With the COVID-19 pandemic leading to travel restrictions and changing the way we live, exercise and socialize, many Canadians are heading outside to hike and enjoy the beautiful places that are so often a travel destination for others.
An alternative to vacations and the gym
Hiking is not only great for your health but also a safe and enjoyable activity to take part in during 2020. As Canadians come up with activities to replace normal activities, hiking has been popular on both fronts.
Hiking safety tips for 2020
Because COVID-19 can spread through respiratory droplets and close interaction and not everyone who is infected experiences symptoms, the Government of Canada recommends taking safety precautions even when outdoors.
Social (physical) distancing
Social distancing, also known as physical distancing, means staying at least six feet away from anyone who does not live in your household. Make sure to practice social distancing even when outdoors.
Basic hygiene goes a long way to prevent the spread of COVID-19. Make sure to wash or sanitize your hands often and avoid sharing water bottles. Do not share other equipment, for example, a cane or dog leash, before sanitizing it.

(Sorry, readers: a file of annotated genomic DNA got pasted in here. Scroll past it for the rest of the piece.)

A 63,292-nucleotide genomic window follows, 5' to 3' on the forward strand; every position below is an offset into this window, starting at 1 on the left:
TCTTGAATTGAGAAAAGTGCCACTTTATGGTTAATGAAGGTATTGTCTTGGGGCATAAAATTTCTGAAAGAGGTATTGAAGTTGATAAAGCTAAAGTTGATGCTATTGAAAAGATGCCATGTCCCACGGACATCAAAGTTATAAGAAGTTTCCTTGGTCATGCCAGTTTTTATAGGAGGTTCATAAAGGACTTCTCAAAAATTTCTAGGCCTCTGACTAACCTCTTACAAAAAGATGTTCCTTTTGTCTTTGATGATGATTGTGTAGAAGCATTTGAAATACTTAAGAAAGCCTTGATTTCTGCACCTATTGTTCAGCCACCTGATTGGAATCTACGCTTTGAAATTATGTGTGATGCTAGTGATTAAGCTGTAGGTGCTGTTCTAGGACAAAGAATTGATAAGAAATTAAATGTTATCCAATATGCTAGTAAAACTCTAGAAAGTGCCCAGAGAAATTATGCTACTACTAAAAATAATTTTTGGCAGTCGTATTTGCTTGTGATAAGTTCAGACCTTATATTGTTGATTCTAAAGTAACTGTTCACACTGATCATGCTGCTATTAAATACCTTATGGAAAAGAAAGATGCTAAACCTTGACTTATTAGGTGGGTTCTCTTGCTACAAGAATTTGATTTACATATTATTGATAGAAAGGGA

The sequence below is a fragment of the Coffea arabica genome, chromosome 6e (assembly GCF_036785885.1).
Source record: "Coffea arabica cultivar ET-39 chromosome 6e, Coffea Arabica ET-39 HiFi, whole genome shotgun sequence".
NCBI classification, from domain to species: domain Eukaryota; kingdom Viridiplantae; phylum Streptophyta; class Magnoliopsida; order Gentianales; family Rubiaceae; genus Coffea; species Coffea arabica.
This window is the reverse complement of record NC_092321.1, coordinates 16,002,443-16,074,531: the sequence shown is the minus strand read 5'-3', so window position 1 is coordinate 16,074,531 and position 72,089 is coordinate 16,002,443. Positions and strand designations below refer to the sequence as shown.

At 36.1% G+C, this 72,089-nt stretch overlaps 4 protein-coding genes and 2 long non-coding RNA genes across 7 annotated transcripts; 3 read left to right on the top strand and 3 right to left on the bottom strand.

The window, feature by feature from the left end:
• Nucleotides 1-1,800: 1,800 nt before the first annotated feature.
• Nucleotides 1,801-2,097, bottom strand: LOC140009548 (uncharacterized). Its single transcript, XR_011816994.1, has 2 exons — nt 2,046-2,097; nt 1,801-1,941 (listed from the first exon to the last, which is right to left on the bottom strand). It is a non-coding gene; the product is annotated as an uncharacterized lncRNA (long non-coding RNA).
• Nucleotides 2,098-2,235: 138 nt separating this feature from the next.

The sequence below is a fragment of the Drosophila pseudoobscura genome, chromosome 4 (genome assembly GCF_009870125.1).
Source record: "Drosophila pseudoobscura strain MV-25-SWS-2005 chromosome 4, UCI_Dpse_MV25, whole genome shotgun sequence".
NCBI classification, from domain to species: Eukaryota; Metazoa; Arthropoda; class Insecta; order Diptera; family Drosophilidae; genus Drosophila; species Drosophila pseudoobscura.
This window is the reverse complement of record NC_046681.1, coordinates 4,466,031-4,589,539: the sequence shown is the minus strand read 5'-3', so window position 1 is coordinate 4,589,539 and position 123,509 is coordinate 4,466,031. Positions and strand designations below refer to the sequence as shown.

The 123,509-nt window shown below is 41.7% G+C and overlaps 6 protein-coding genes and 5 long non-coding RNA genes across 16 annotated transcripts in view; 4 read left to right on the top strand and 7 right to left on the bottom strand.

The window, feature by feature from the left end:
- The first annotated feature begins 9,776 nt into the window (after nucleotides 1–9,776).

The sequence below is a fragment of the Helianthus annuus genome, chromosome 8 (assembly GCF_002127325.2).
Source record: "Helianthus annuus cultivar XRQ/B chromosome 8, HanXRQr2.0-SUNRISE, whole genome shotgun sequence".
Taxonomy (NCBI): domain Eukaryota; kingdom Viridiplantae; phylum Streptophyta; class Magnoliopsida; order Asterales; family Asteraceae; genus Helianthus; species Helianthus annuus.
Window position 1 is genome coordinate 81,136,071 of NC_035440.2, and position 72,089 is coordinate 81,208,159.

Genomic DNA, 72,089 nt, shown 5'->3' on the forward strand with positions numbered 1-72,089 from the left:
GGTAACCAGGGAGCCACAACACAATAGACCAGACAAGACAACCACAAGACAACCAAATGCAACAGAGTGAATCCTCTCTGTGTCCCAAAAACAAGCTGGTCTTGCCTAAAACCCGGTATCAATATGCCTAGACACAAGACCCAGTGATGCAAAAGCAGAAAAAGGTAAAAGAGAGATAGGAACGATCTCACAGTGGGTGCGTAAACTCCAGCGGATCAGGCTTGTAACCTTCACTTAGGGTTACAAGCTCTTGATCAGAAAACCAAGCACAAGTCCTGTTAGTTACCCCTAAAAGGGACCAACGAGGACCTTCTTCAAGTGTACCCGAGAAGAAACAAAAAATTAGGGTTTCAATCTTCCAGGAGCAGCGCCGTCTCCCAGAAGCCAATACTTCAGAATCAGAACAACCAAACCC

Follow social distancing etiquette
If you are walking with other members of your household, walk single file so others can get by safely.
Choose a hike close to home
If your area is experiencing an outbreak, minimize the risk of contaminating another area by choosing a place to hike close to where you live. It's even better if you have places that you don't have to drive to. If a parking lot is full, consider another hike.
Wear a mask
You should wear a mask if you are going hiking in a popular area where it may not be possible to socially distance at all times. If you stay in the same place with a group of people for a few minutes even when socially distancing, wearing a mask is recommended. You are still in a shared space even when outdoors.
Avoid shared equipment and facilities
Try to avoid touching things like park benches and picnic tables and avoid public washrooms if you can.
Wash your hiking clothes right away
Because the virus can survive on surfaces for several days, it is best to change clothes as soon as you get home and wash your hiking clothes as soon as possible. You might want to consider leaving your shoes outside.
Stay home if you do not feel well
Staying home when sick not only gives your body the chance to recover but also protects others from the potential transmission of COVID-19. This is especially important for people with compromised immune systems and others who are particularly vulnerable.
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